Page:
The advice issued Tuesday by the U.S.-based National Multiple Sclerosis Society about COVID-19 vaccination couldn’t be clearer: “Get your vaccine as soon as it is available to you.”
New MS Society guidelines say that the two COVID-19 vaccines currently available in the U.S., both of which use an mRNA model, are “safe and effective.” The risk of contracting severe COVID-19 far outweighs any potential vaccination risks, they added. The two mRNA-based vaccines currently available in the U.S. are made by Pfizer-BioNTech and Moderna.
The guidelines state that COVID-19 vaccines are safe for people with all forms of MS. They’re particularly important for older people with MS, people with progressive MS, those with a high level of physical disability, those with certain medical conditions, such as diabetes, high blood pressure, obesity, or heart and lung disease, pregnant women, and Black and Hispanic populations.
COVID-19 vaccine FAQs
Are the mRNA vaccines “live” vaccines?
No, and they will not cause COVID-19.
Will the vaccines cause a relapse or increase your symptoms?
It’s unlikely. The vaccines might cause a fever, which may exacerbate some MS symptoms, but symptoms should ease when the fever is reduced.
How will the vaccine affect my disease-modifying therapy (DMT), and vice-versa?
The National MS Society recommends continuing your DMT unless your healthcare provider says otherwise. Some DMTs may make the vaccine less effective, but it will still provide some protection.
If you’re being treated with Kesimpta (ofatumumab), Lemtrada (alemtuzumab), Mavenclad (cladribine), Ocrevus (ocrelizumab), or Rituxan (rituximab), you may need to coordinate the timing of your vaccine with the timing of your DMT dose.
The recommendations were created by a group of 11 MS experts and are endorsed by the Consortium of MS Centers, along with 10 other MS organizations. They follow, by about a month, similar recommendations issued by the U.K.’s MS Society.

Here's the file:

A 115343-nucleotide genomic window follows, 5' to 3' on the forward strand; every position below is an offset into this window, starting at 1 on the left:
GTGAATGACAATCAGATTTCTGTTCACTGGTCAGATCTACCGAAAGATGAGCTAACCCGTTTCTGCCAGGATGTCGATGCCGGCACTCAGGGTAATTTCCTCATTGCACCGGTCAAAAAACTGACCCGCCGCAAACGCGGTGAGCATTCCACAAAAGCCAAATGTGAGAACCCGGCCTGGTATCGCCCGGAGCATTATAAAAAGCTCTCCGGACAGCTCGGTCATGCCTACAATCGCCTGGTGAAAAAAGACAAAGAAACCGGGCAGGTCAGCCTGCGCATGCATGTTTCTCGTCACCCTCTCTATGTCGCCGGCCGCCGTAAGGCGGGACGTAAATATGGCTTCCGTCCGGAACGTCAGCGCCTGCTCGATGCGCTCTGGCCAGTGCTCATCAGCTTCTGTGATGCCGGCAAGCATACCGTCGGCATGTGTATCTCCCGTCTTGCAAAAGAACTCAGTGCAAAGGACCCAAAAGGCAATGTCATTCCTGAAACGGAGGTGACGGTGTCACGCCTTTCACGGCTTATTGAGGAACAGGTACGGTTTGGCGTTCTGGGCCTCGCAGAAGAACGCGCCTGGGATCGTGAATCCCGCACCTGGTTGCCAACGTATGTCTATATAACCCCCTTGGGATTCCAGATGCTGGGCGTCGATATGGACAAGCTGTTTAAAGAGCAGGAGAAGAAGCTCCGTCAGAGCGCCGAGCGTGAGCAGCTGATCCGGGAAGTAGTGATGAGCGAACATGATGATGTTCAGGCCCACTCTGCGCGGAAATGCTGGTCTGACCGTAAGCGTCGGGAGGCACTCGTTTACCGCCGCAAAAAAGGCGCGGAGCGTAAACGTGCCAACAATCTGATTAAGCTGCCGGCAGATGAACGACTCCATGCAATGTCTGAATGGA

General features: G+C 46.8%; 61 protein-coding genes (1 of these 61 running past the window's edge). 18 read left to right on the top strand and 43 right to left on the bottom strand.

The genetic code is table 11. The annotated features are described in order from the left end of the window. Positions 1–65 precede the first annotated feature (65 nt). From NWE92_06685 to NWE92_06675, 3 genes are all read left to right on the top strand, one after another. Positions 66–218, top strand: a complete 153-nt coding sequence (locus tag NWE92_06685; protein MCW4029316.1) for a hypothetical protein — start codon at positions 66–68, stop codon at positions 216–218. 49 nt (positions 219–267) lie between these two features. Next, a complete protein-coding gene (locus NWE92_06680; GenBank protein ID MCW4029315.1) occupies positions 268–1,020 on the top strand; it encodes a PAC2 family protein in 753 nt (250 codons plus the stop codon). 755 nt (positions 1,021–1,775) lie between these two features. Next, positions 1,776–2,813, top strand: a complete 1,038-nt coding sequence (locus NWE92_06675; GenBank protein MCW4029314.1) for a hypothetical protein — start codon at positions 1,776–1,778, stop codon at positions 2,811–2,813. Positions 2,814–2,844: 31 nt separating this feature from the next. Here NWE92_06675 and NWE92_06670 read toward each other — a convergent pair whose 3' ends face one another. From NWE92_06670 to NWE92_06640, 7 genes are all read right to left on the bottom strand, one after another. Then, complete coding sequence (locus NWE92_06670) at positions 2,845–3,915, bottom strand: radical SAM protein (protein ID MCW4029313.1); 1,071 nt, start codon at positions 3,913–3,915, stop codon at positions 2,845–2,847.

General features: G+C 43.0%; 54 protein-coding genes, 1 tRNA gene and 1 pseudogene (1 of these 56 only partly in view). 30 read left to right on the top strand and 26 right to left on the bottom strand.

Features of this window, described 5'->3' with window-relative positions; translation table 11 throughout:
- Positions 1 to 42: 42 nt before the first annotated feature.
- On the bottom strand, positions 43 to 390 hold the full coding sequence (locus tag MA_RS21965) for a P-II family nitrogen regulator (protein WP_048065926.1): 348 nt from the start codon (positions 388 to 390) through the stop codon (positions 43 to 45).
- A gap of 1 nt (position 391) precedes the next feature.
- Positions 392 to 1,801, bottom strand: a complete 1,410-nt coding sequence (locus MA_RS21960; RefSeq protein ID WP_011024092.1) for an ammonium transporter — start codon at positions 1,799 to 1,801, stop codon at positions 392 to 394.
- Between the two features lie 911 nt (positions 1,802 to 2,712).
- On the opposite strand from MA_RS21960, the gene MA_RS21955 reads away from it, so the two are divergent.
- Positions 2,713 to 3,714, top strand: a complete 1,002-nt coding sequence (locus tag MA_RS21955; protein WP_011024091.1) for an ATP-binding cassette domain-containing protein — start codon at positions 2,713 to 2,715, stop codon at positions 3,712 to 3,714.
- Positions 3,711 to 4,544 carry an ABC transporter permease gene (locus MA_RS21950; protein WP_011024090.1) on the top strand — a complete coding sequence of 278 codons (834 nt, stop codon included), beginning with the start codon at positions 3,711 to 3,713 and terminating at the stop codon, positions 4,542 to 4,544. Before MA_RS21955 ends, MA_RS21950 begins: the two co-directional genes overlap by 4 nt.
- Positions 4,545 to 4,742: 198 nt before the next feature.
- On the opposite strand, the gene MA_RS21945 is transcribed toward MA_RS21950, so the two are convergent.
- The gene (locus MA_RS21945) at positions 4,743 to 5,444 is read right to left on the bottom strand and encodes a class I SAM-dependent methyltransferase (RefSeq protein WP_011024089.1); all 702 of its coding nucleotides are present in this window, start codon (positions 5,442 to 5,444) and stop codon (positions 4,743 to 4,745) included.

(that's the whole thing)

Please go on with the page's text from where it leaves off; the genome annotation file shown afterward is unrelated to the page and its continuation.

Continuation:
Are you ready to get a vaccine?
I wrote an “MS Wire” column detailing the U.K. guidelines last month. More than 65 people have commented on that column, and most can’t wait to receive a vaccine. They understand that, as the new National MS Society recommendations state, “vaccination against COVID-19 is critical for public safety and, especially, the safety of the most vulnerable among us.”
Yet, a handful of commenters wrote things like, “I am not sure if I will take it even if my doctor recommends this because it scares me that vaccine was made so fast also I heard several doctors state they will not know how long this vaccines lasts and if it will keep people from getting the virus.”
I’ve always believed that treatment decisions are individual and best made as a collaboration between patient and doctor. I continue to believe this. But I hope the MS Society’s statements that the COVID-19 vaccine is “safe and effective” and “critical for public safety” will weigh heavily in your decision. I hope you will follow their advice to get one “as soon as it is available to you.”
I know I will.
You’re invited to follow my personal blog at www.themswire.com.
Note: Multiple Sclerosis News Today is strictly a news and information website about the disease. It does not provide medical advice, diagnosis, or treatment. This content is not intended to be a substitute for professional medical advice, diagnosis, or treatment. Always seek the advice of your physician or other qualified health provider with any questions you may have regarding a medical condition. Never disregard professional medical advice or delay in seeking it because of something you have read on this website. The opinions expressed in this column are not those of Multiple Sclerosis News Today or its parent company, BioNews, and are intended to spark discussion about issues pertaining to multiple sclerosis.
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